David Livingston wrote:Been thinking about this and how it would work .
The technique of holding a tool high and bringing it down I have only seen used on a chain gang in the USA for chopping weeds and I suspect for obvious reasons they were not provided with the sharpest tools . and I wonder how much follow through there would be and would that not get in the way . I also wondered if money is an issue here . Scythes are made to measure to the person using them and more complicated to build with the snaith etc . The sickle and the Z can be swapped with your neighbour no problem and are much easier to build .
As for how much work you would get in a day A good scythe person can keep two persons busy stacking the corn whist this tool with I see as intermediate between the sickle and the scythe from the picture hints at one person stacking a person doing both I would suggest will cover less ground in a day.
Also a scythe need to be very very sharp to be efficient and I have been told that getting good whetstones in the past was an issue and a cost I dont know the geology of the area you describe could this be an issue ? references to stones being smuggled here https://onescytherevolution.com/whetstones.html
David Livingston wrote:mmm interesting picture I assume you bring your arm in a vertical motion . Cutting a sheaf at a time or chopping a sheaf at a time . I wonder how often it was required to sharpen this tool ? I dont see any sharpening stones in the picture or paintings
David Livingston wrote:The angles of the zicht and the way it is held look "odd" to me as though you hold it with the stick vertically when you cut the corn more like a scythe movement than a sickle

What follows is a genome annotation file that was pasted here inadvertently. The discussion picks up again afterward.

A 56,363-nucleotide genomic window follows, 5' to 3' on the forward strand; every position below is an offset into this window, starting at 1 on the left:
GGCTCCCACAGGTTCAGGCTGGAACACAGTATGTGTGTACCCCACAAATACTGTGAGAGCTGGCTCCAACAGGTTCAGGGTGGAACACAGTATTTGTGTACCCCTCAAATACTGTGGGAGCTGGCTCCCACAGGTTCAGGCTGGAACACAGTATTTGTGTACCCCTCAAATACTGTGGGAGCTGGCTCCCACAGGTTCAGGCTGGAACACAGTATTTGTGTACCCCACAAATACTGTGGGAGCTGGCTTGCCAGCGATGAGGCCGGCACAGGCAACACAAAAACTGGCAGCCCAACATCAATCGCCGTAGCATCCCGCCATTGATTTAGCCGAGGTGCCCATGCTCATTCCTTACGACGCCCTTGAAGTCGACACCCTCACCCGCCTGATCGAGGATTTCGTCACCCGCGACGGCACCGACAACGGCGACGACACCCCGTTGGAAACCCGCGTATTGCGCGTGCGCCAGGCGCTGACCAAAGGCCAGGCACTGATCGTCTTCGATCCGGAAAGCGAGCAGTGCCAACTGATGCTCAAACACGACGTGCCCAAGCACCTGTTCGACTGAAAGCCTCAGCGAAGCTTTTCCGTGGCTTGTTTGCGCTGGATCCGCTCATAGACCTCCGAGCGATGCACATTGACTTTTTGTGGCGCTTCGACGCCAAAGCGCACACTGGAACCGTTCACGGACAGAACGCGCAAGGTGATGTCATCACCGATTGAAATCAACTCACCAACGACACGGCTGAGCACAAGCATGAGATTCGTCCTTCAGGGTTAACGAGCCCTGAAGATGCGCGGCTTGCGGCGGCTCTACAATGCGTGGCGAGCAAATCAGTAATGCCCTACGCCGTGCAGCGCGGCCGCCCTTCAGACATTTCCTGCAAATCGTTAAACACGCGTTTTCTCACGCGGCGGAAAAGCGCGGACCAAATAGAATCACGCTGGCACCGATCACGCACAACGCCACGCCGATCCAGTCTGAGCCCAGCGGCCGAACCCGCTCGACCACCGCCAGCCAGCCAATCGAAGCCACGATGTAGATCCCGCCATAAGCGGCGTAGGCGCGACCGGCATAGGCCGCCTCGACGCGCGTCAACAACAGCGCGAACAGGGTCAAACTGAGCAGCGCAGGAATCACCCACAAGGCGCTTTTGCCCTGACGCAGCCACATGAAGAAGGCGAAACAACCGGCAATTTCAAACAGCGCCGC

Travis Johnson wrote:Very true and just like today, those in Europe in the early 1800's sought to get cheap fertilizer. They found it in New England, my Great Grandfather (some 7 generations ago) had a Potash factory here and did well regarding what is know as Potash Fever. That was where land was cleared here in Maine, the wood converted into potash, and then sent to Europe for great profit.
I looked into doing this on my farm as I have plenty of unwanted wood, but at a NPK of 0-1-3, it would have taken 1600 cords to get my fields fertilized...once. Yikes, I got better things to do then cut 1600 cords of wood!
They also said that when the Pilgrims first came here they were amazed at the fertility of the soil. They said whereas in England grass would grow to knee high, here it would grow to well over a mans head.
I am going to soon find out how true this is. I am clearing 2 areas of forest into field that have never been cleared. We can tell because there is a lot of iron in the soil, something that would have been churned up years ago if it had been tilled or pastured.
I'll keep you informed on how the growth goes.
Roberto pokachinni wrote:I could not find any images of a pikhaak that match any of the tools in the image you posted above, F.VR, but the images I found do seem to match the description you gave for it's use. Do you have any modern images or links that you could show of these dutch tools? The zicht, I am confident is a scythe. The hand sickle in the right hand of the man on the left, is an interesting design that I am not familiar with. It seems that there is a wooden plate extending from the handle which looks as though it was meant to gain stability from the forearm, which might help the arm to not tire while using the tool for extended periods... or is this the tool that you are calling a zicht? At any rate, I've never seen one like it, but would like to try it on a few things. If you have any modern images ( a photo from a museum? ) of this tool, I would be very interested in seeing them. It appears (though the image is truncated on the right) that the man on the right is using a standing, or walking scythe.
Roberto pokachinni wrote:I'm not sure that that is accurate. What permaculture books are you reading, F Van Roosbroek? The one that counts the most in my mind, The Permaculture Designers Manual, has plenty of information from historical cultures which had created successful long term food growing, housing, or landscape systems.
We should remember, as collective historians, that one of the best reasons for keeping history is that we don't repeat the mistakes of our ancestors. Just because something has been done in a particular way for centuries does not necessarily mean it was a good idea. When looking at the long term consequences, many times they aren't necessarily noticed with year to year changes or even over decades.